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shutterstock_48561808 The medical world has made terrific scientific and technological progress over the last century. Previously incurable diseases can now be treated as day cases, and patients no longer have to accept a paternalistic, one-sided relationship with their doctors. Hospitals too, have a come a long way if you look at pictures of what they used to look like in those old ...

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physician pain scale This cartoon is based on data from the 2015 Medscape Physician Compensation Report. Dermatology is on one end, internal medicine on the other.   The other specialties in between.  Doesn't seem to be a trend between the cognitive and procedural specialities, which is a bit surprising.  You'd think the latter would skew towards the "happiness" side. Do you ...

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051809+Maureen+Dowd+p1 If I’m to take fashion advice from Maureen Dowd’s March 3 column, “Stroke of Fate,” a take-down of emergency medicine disguised as a recovery narrative of her niece, then I should exchange my white coat for grease-stained overalls. In her column, a Harvard neurology professor who specializes in stroke describes the brain as the Rolls-Royce of the human body. When it ...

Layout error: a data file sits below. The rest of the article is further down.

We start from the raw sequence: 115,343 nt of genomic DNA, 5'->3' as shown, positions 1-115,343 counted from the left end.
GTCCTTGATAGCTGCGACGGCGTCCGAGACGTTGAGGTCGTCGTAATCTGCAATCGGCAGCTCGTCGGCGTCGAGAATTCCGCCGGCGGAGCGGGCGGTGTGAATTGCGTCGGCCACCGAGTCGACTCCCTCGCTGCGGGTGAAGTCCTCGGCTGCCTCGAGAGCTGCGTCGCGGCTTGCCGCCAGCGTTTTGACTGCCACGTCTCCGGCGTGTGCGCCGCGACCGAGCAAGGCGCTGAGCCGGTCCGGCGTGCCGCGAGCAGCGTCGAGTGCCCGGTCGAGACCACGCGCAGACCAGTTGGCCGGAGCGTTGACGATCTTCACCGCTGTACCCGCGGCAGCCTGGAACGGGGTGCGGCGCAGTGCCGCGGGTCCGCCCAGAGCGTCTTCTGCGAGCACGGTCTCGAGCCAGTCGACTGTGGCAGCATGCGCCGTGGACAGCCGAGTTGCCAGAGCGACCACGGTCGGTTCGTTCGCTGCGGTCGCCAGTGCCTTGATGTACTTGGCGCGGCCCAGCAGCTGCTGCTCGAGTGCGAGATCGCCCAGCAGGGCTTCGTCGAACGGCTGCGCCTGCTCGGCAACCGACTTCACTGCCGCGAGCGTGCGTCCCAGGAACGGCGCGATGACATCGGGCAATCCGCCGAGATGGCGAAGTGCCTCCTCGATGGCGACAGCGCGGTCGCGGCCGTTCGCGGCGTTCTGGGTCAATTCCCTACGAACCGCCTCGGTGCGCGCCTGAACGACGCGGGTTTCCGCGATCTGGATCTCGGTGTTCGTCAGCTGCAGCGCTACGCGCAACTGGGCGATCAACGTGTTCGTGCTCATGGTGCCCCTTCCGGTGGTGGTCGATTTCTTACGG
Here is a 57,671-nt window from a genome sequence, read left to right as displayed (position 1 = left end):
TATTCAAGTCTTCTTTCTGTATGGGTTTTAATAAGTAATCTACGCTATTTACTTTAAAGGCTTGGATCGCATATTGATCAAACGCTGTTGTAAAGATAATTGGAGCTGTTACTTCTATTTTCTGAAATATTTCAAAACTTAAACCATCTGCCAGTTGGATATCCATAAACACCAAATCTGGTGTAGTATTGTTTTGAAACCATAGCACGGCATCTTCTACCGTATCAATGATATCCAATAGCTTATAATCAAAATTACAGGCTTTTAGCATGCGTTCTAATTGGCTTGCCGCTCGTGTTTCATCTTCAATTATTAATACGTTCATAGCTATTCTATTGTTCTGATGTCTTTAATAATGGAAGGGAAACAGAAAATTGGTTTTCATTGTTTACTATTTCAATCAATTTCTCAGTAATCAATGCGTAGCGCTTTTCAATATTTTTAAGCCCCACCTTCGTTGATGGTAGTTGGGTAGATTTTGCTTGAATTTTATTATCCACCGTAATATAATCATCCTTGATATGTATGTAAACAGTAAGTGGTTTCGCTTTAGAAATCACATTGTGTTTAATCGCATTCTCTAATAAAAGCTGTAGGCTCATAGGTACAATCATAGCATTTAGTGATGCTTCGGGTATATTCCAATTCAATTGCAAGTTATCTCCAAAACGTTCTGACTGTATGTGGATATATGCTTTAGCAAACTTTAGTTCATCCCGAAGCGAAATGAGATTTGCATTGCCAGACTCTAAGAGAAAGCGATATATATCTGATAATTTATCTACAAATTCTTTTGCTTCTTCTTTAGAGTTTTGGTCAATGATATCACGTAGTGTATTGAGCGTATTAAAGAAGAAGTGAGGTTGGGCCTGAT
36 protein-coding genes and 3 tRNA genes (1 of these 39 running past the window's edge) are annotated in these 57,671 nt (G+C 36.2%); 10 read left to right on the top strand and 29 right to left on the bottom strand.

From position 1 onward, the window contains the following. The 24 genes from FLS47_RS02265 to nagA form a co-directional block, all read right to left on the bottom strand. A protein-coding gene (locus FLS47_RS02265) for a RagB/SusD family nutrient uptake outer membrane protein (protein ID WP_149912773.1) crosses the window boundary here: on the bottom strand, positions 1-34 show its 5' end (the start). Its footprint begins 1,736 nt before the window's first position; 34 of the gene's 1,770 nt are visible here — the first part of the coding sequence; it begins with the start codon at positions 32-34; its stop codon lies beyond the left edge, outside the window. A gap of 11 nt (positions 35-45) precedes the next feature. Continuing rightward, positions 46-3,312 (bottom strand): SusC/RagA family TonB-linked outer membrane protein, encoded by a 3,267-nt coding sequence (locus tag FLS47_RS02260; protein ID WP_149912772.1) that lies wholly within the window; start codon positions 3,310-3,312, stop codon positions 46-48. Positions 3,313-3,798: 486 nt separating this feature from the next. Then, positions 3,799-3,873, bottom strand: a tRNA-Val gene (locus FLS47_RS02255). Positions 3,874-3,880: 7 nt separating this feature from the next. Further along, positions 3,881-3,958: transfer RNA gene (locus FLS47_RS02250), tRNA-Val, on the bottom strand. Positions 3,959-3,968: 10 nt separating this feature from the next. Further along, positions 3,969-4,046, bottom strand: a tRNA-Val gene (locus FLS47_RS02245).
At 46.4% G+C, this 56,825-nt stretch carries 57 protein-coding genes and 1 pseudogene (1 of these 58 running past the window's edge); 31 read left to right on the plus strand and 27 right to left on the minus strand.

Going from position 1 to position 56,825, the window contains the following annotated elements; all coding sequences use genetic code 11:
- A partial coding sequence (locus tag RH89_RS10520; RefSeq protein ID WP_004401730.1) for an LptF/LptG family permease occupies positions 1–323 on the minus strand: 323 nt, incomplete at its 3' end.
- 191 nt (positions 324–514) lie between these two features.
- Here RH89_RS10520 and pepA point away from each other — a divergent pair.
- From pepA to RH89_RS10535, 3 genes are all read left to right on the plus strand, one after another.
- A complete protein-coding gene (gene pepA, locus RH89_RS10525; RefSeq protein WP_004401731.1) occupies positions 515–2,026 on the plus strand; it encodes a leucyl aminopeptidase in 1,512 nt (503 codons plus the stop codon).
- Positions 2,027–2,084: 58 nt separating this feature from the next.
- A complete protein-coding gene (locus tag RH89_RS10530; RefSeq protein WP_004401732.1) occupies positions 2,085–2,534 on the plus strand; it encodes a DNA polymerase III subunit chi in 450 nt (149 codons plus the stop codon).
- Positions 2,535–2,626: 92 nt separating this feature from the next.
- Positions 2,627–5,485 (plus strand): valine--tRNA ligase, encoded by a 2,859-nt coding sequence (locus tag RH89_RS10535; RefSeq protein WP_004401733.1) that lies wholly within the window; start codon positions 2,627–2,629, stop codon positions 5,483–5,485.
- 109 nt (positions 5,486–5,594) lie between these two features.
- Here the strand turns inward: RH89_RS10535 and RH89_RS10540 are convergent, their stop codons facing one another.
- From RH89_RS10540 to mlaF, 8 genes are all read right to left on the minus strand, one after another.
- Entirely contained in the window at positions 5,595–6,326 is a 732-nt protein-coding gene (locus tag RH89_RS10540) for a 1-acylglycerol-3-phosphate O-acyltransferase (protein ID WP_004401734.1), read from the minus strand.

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An excerpt from So You Got Into Medical School... Now What?: A Guide to Preparing for the Next Four Years. By far one of the most unique experiences first-year medical students can have is working in the gross anatomy lab. From the potent smell of formaldehyde to the chill of ...

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shutterstock_211897159 1. Due to intermittent monitoring versus continuous fetal monitoring which is standard in the hospital, the patient has increased mobility and a wider range of laboring positions/options: sitting, standing, walking, water, birthing balls. The American Congress of Obstetricians and Gynecologists (ACOG) has agreed that there is not a medical benefit to continuous fetal monitoring compared to intermittent monitoring in low-risk women. 2. ...